The question I’ve been pondering is whether it’s possible to create a classroom environment that promotes the development of both skills. They seem more antithetical than complementary. Is the answer to make more explicit when an activity or assignment requires one or the other and then explore with students why the goals of that activity or assignment are best achieved competitively or cooperatively? When students use the divide and conquer approach to group tasks, it certainly makes sense to raise questions about what that approach assumes. Maybe an assignment can involve both—groups work together on a project but compete against other groups. Perhaps we need to do more thinking about where in the curriculum it makes the most sense to develop these skills. In introductory courses, major courses or during capstone experiences?

I am settled in my thinking about one thing: We send horribly mixed messages when we ask students to cooperate but then reward them competitively.

  • shawnpatrickdoyle

    My role is in academic support, so while I'm in classrooms a lot, I impact how students execute class requirements much more than I do the design of what is required of them. To that extent, while I frequently see students who exhibit the types of behaviors David remarks on, I'm constantly trying to coach them to see ways that competition and cooperation can produce better results for both parties.

    Here's three examples of what I mean: 1. In working with students who are planning on doing group research or papers, I try to talk about the value of some redundancy. I'll occasionally tell the story of F.D.R. who would give the same assignment to two different staff members without telling them. When I ask students why he would do this, many are puzzled, but some figure it out: he wanted to know that the information he got was corroborated and got better information that way. Some are then able to see that redundancy can help them assure themselves a better final product. 2. In working with students who want to stop procrastination, I encourage them to find a friend who does a lot of work in the library and challenge them to see who can spend more time working in the library over a given period. The decision to put off work becomes a harder one to make then because not only will they see their own work suffer, but they'll lose the contest. (Incidentally, my fiancee and I do this with our own work, but we use the honor system, recording when we spend a half hour block of time working continuously in a shared Google Doc's spreadsheet. After a certain span of time is completed, the person with the fews blocks buys dinner.) 3. I encourage students to write first drafts in fifteen minute segments and to record the words they write in each segment. As they go through the process, I tell them there goal with each new segment is to try and beat their previous high word count. This gets them competing against themselves and distracts them from some of the writing anxiety that might otherwise plague them. While it's not cooperating with others, it's getting their will and their work to cooperate together, which is often harder to do.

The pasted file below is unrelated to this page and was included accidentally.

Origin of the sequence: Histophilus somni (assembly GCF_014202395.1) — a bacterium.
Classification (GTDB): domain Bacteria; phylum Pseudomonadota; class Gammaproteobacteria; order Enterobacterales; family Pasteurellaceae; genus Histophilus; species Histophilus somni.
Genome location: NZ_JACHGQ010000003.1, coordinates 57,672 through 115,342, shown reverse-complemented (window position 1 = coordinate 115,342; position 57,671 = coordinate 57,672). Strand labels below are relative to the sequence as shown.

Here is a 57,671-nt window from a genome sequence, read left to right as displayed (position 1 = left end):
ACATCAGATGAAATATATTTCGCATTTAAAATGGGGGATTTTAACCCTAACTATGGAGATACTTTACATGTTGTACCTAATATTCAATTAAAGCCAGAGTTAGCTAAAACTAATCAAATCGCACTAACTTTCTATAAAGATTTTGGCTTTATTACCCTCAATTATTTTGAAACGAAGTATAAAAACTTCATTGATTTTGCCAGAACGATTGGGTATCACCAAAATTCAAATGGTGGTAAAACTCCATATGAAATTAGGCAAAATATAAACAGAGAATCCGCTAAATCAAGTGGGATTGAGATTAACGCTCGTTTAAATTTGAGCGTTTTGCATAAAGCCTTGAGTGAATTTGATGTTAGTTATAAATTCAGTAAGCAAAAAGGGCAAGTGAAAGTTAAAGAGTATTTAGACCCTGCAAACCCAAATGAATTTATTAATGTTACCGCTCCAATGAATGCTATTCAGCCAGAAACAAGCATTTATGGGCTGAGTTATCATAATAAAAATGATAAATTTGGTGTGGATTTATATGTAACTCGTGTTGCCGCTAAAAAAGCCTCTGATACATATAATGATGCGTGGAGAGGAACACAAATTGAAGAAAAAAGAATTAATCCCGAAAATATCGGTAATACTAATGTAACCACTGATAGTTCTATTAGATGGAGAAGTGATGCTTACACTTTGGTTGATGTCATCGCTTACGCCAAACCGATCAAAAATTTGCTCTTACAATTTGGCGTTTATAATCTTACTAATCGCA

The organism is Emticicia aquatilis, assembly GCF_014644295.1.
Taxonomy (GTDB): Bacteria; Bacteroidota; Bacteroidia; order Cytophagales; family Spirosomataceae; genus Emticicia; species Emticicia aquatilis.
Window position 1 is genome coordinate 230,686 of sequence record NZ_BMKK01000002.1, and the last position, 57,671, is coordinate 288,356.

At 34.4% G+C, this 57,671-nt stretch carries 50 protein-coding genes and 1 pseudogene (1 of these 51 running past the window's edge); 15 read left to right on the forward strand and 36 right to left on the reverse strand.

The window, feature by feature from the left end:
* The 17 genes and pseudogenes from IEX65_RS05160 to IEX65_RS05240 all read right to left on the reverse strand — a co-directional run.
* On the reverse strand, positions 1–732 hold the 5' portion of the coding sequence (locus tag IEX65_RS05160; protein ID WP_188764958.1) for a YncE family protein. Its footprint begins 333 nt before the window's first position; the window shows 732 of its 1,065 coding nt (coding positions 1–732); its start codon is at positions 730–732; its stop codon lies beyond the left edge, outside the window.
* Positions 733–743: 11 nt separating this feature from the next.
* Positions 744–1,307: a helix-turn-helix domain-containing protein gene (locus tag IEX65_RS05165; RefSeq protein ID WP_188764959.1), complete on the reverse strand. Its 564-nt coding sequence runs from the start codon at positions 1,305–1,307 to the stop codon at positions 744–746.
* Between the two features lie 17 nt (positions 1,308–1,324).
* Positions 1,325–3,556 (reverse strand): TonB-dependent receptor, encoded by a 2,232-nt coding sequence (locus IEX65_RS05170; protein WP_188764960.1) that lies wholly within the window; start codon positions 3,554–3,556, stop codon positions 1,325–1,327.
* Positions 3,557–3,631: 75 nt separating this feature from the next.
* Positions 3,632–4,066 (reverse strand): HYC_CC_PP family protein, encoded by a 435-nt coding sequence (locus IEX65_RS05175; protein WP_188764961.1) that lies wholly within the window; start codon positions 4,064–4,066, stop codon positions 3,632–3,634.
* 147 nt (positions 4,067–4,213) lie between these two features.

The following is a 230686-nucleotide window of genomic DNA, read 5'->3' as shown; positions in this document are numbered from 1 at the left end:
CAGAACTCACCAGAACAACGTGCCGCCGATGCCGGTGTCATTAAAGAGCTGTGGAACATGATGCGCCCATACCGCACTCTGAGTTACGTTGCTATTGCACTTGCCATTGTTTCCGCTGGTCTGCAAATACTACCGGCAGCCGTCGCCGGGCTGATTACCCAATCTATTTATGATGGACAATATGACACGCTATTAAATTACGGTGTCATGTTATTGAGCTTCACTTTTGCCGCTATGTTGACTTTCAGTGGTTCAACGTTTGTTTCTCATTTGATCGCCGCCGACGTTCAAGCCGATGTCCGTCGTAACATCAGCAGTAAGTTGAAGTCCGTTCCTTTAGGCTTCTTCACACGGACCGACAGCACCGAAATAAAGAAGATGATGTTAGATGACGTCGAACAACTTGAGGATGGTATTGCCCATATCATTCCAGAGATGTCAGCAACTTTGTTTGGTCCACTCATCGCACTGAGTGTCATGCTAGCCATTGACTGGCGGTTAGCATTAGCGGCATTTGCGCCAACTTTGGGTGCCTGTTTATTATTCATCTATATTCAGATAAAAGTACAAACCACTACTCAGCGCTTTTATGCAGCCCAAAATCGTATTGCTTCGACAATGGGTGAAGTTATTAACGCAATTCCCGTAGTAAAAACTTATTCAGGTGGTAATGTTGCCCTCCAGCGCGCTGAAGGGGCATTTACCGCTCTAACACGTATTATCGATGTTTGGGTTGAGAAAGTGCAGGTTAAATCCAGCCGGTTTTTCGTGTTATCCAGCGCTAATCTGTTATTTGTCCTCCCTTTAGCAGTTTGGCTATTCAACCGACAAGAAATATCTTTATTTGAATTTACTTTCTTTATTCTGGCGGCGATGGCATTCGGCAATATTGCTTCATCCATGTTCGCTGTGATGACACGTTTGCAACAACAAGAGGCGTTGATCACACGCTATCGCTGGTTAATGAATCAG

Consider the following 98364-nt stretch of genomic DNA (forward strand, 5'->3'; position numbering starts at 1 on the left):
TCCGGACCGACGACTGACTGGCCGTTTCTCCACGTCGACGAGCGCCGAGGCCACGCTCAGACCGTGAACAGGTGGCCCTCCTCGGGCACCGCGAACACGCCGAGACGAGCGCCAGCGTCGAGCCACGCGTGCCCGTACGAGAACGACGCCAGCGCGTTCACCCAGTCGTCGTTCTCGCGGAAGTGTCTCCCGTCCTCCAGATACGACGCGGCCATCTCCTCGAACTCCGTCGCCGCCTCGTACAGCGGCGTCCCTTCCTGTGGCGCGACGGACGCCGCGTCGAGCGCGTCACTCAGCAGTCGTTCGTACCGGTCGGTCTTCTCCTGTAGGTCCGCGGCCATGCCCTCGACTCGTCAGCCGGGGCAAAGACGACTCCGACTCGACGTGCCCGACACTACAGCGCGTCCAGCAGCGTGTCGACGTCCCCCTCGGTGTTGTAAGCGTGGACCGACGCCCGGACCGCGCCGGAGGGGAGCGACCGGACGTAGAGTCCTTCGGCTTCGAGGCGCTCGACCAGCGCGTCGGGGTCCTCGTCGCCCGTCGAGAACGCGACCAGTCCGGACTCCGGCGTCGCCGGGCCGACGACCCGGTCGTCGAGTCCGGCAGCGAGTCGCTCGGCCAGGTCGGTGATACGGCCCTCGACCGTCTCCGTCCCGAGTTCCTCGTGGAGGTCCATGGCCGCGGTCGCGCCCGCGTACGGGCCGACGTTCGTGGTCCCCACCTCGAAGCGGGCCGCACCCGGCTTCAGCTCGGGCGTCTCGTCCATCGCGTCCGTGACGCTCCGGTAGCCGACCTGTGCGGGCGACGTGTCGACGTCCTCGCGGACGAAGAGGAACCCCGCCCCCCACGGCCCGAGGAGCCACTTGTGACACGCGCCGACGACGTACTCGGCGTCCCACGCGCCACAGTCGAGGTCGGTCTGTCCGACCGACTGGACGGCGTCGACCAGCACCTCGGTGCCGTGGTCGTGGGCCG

The reason I especially like these last two are because they don't put any emphasis on the final grade and encourage students to reward themselves for time put into the project. That helps mitigate some of the other negative effects of only focusing on a final grade and better enables them to perform in the end. And that attitude is one that I think is really key to cooperation.

  • Guest

    Check out teams-games-tournament method. I think the TGT format does a decent job bridging the gap between competition & cooperation.

    Slavin, S. E. – "Individual vs. Team Competition: The Interpersonal Consequences of Academic Performance" from John Hopkins U